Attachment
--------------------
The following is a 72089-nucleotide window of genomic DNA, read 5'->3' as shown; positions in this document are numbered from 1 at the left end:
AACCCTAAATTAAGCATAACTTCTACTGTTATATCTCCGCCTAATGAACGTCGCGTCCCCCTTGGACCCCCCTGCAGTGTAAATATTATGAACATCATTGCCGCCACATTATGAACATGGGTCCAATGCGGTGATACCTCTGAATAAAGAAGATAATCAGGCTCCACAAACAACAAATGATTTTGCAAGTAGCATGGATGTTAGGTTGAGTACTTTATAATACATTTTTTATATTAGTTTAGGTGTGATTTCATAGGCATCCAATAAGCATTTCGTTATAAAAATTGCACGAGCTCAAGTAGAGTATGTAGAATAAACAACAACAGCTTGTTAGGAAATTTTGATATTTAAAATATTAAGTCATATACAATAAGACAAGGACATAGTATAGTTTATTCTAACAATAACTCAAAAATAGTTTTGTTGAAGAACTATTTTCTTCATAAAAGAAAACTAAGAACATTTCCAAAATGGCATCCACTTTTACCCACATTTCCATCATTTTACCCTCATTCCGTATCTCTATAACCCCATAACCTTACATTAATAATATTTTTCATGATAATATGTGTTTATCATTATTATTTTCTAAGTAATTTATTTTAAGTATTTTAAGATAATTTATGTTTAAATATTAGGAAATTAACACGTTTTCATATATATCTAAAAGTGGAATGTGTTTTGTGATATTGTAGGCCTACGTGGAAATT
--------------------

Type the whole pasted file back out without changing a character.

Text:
The following is a 72089-nucleotide window of genomic DNA, read 5'->3' as shown; positions in this document are numbered from 1 at the left end:
AACCCTAAATTAAGCATAACTTCTACTGTTATATCTCCGCCTAATGAACGTCGCGTCCCCCTTGGACCCCCCTGCAGTGTAAATATTATGAACATCATTGCCGCCACATTATGAACATGGGTCCAATGCGGTGATACCTCTGAATAAAGAAGATAATCAGGCTCCACAAACAACAAATGATTTTGCAAGTAGCATGGATGTTAGGTTGAGTACTTTATAATACATTTTTTATATTAGTTTAGGTGTGATTTCATAGGCATCCAATAAGCATTTCGTTATAAAAATTGCACGAGCTCAAGTAGAGTATGTAGAATAAACAACAACAGCTTGTTAGGAAATTTTGATATTTAAAATATTAAGTCATATACAATAAGACAAGGACATAGTATAGTTTATTCTAACAATAACTCAAAAATAGTTTTGTTGAAGAACTATTTTCTTCATAAAAGAAAACTAAGAACATTTCCAAAATGGCATCCACTTTTACCCACATTTCCATCATTTTACCCTCATTCCGTATCTCTATAACCCCATAACCTTACATTAATAATATTTTTCATGATAATATGTGTTTATCATTATTATTTTCTAAGTAATTTATTTTAAGTATTTTAAGATAATTTATGTTTAAATATTAGGAAATTAACACGTTTTCATATATATCTAAAAGTGGAATGTGTTTTGTGATATTGTAGGCCTACGTGGAAATT